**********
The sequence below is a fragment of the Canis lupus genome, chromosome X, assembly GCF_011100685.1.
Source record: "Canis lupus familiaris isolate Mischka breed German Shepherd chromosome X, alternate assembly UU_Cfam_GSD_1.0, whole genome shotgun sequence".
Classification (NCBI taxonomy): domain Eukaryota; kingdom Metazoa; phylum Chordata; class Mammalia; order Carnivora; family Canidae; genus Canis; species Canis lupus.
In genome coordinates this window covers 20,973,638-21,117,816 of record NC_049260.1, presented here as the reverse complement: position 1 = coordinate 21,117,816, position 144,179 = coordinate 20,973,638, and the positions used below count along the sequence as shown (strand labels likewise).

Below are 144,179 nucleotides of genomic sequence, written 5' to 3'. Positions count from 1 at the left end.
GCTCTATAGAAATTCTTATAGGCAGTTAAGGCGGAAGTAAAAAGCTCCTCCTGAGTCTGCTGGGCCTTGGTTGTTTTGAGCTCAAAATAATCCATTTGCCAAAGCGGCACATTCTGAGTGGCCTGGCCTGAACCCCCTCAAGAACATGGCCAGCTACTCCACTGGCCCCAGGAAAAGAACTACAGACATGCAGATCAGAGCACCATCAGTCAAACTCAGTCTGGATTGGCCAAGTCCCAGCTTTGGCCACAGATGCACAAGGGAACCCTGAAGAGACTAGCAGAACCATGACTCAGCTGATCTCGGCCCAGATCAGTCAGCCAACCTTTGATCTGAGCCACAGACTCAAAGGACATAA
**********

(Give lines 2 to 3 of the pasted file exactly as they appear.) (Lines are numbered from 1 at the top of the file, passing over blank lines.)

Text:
Source record: "Canis lupus familiaris isolate Mischka breed German Shepherd chromosome X, alternate assembly UU_Cfam_GSD_1.0, whole genome shotgun sequence".
Classification (NCBI taxonomy): domain Eukaryota; kingdom Metazoa; phylum Chordata; class Mammalia; order Carnivora; family Canidae; genus Canis; species Canis lupus.